Things get more dire at the state level and pose particular challenges to Democratic efforts to win back control of either chamber of Congress. In the 2006 off-year election, the white Catholic vote spilt just about evenly between Democratic and Republican congressional candidates. But by 2010, a yawning 20-point gap opened up that increased to 22 points in 2014.
“The shift in the Catholic vote should really be a wakeup call to the Democrats,” says Krueger. “White Catholics are 18 percent of the electorate and Catholics vote 1 to 2 percentage points above their representation in the overall population. This is a significant voting bloc that now perceives Republicans as being more welcoming to people of faith.”

I thought that the "white vote" didn't matter.

I guess it matters when it matters.




5 comments:

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Martin L. said...

"It couldn't possibly have anything to do with the fact that Democrats support abortion, oppose religious exemptions on abortion or contraception, have called for crypto-religious tests to exclude faithful Catholics from the Supreme Court, held a convention where delegates booed a resolution in favor of a belief in God, pass resolutions describing Catholic doctrines as a threat to American values, requires that Catholics apostatize in order to become national figures, etc., etc."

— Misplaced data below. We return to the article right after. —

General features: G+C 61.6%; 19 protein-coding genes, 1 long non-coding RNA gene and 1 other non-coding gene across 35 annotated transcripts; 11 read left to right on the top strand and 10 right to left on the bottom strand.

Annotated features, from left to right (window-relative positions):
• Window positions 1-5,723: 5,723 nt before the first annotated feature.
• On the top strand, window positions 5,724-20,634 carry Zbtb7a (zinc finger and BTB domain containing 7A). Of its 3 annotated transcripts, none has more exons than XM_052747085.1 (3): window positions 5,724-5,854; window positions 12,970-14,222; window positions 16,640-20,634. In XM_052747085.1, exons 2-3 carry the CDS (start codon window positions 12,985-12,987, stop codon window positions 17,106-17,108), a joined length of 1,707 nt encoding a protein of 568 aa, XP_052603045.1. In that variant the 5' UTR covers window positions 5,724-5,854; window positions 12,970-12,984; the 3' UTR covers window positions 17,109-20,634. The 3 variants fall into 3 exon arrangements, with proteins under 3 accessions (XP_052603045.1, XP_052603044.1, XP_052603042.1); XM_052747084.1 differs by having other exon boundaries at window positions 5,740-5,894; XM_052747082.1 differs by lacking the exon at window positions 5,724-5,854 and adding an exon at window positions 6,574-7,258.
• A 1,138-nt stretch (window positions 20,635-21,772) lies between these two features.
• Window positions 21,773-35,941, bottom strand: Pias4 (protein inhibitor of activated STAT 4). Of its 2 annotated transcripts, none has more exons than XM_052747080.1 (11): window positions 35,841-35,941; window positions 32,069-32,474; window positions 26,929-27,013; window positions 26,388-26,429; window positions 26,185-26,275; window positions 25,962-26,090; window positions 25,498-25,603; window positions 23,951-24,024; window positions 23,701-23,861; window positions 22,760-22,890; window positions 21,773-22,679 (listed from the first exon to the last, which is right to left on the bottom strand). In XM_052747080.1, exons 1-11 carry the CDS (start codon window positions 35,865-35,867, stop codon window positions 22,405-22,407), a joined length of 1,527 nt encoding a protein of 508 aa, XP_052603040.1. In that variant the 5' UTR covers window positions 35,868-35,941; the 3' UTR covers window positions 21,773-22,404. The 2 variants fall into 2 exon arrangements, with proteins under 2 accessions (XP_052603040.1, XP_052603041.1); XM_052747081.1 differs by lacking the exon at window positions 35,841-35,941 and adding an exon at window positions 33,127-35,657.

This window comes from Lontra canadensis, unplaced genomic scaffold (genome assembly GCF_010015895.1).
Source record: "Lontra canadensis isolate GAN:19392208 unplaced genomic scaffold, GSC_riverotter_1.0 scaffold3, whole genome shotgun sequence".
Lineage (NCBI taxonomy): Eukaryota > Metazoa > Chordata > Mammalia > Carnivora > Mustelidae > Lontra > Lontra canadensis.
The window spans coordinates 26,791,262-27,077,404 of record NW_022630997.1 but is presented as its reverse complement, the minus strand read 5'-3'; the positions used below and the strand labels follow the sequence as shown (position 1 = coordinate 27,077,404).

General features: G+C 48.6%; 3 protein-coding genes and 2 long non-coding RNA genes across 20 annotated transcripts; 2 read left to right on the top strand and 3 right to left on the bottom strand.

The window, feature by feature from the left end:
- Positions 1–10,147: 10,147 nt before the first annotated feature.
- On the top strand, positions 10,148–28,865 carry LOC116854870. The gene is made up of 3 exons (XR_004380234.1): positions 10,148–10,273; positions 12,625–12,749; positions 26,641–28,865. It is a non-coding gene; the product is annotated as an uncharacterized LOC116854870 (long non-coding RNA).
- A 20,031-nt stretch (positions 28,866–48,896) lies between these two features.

Peter, I agree those are some of the basic reasons. You forgot that white catholics are afraid of homosexuals and would like their churches expansive public businesses to be exempt from labor laws and taxes.

Don't crow too much about the Catholic vote in general. In 2012 Obama and Biden faced Mitt Romney and the Catholic Paul Ryan. Obama won 50% of the Catholic vote to Romney's 48%, close to their 51% and 47%, respectively, of the overall vote. Catholics as a group voted in favor of Nixon over Humphrey 59% to 33% and Bush over Dukakis 51% to 49%. There doesn't seem to be much of a long term trend.

Tommy J said...

Martin L
Maybe its because white catholics support unfettered access to guns for all citizens or because they support the expanded use of the death penalty or because they favor a massive increase the number of prisons (and prisoners) or they seek to massively reduce government support of the poor?

Tommy J said...